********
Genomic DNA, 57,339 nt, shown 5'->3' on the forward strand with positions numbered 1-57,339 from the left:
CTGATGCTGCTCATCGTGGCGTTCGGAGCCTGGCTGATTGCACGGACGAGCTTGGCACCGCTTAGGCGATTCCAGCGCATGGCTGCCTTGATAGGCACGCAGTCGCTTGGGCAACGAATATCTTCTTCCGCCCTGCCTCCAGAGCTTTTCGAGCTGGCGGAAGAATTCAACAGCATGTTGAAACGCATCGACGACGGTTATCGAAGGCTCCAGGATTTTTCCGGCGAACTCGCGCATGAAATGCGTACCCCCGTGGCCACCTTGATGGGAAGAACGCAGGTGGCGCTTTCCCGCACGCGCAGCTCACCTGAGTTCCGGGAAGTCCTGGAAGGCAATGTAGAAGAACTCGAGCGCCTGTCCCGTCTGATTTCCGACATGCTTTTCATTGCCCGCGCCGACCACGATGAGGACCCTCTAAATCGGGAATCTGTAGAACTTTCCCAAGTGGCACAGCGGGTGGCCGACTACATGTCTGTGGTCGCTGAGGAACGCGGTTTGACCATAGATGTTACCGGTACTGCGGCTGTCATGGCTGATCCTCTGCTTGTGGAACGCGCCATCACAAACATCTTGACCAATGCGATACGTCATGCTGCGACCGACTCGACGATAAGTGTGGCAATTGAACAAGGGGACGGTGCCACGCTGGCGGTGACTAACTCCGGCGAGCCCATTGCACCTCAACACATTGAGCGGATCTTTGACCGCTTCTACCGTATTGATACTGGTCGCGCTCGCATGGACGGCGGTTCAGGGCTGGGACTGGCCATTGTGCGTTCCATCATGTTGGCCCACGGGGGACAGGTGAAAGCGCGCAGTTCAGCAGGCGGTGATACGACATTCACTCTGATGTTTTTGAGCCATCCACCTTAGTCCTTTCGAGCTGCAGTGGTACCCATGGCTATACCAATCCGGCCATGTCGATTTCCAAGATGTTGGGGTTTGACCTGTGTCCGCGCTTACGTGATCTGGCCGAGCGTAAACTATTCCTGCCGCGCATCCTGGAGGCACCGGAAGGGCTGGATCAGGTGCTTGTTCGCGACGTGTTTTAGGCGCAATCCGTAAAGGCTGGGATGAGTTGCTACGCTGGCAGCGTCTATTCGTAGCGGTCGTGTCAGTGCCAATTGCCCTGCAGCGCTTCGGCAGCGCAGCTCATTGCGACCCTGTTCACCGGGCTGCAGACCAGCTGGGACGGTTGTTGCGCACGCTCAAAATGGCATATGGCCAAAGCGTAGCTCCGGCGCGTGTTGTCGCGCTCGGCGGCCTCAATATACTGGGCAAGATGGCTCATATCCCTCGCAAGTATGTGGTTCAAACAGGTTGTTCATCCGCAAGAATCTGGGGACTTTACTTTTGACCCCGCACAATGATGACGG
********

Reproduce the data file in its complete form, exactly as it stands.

Genomic DNA, 57,339 nt, shown 5'->3' on the forward strand with positions numbered 1-57,339 from the left:
CTGATGCTGCTCATCGTGGCGTTCGGAGCCTGGCTGATTGCACGGACGAGCTTGGCACCGCTTAGGCGATTCCAGCGCATGGCTGCCTTGATAGGCACGCAGTCGCTTGGGCAACGAATATCTTCTTCCGCCCTGCCTCCAGAGCTTTTCGAGCTGGCGGAAGAATTCAACAGCATGTTGAAACGCATCGACGACGGTTATCGAAGGCTCCAGGATTTTTCCGGCGAACTCGCGCATGAAATGCGTACCCCCGTGGCCACCTTGATGGGAAGAACGCAGGTGGCGCTTTCCCGCACGCGCAGCTCACCTGAGTTCCGGGAAGTCCTGGAAGGCAATGTAGAAGAACTCGAGCGCCTGTCCCGTCTGATTTCCGACATGCTTTTCATTGCCCGCGCCGACCACGATGAGGACCCTCTAAATCGGGAATCTGTAGAACTTTCCCAAGTGGCACAGCGGGTGGCCGACTACATGTCTGTGGTCGCTGAGGAACGCGGTTTGACCATAGATGTTACCGGTACTGCGGCTGTCATGGCTGATCCTCTGCTTGTGGAACGCGCCATCACAAACATCTTGACCAATGCGATACGTCATGCTGCGACCGACTCGACGATAAGTGTGGCAATTGAACAAGGGGACGGTGCCACGCTGGCGGTGACTAACTCCGGCGAGCCCATTGCACCTCAACACATTGAGCGGATCTTTGACCGCTTCTACCGTATTGATACTGGTCGCGCTCGCATGGACGGCGGTTCAGGGCTGGGACTGGCCATTGTGCGTTCCATCATGTTGGCCCACGGGGGACAGGTGAAAGCGCGCAGTTCAGCAGGCGGTGATACGACATTCACTCTGATGTTTTTGAGCCATCCACCTTAGTCCTTTCGAGCTGCAGTGGTACCCATGGCTATACCAATCCGGCCATGTCGATTTCCAAGATGTTGGGGTTTGACCTGTGTCCGCGCTTACGTGATCTGGCCGAGCGTAAACTATTCCTGCCGCGCATCCTGGAGGCACCGGAAGGGCTGGATCAGGTGCTTGTTCGCGACGTGTTTTAGGCGCAATCCGTAAAGGCTGGGATGAGTTGCTACGCTGGCAGCGTCTATTCGTAGCGGTCGTGTCAGTGCCAATTGCCCTGCAGCGCTTCGGCAGCGCAGCTCATTGCGACCCTGTTCACCGGGCTGCAGACCAGCTGGGACGGTTGTTGCGCACGCTCAAAATGGCATATGGCCAAAGCGTAGCTCCGGCGCGTGTTGTCGCGCTCGGCGGCCTCAATATACTGGGCAAGATGGCTCATATCCCTCGCAAGTATGTGGTTCAAACAGGTTGTTCATCCGCAAGAATCTGGGGACTTTACTTTTGACCCCGCACAATGATGACGG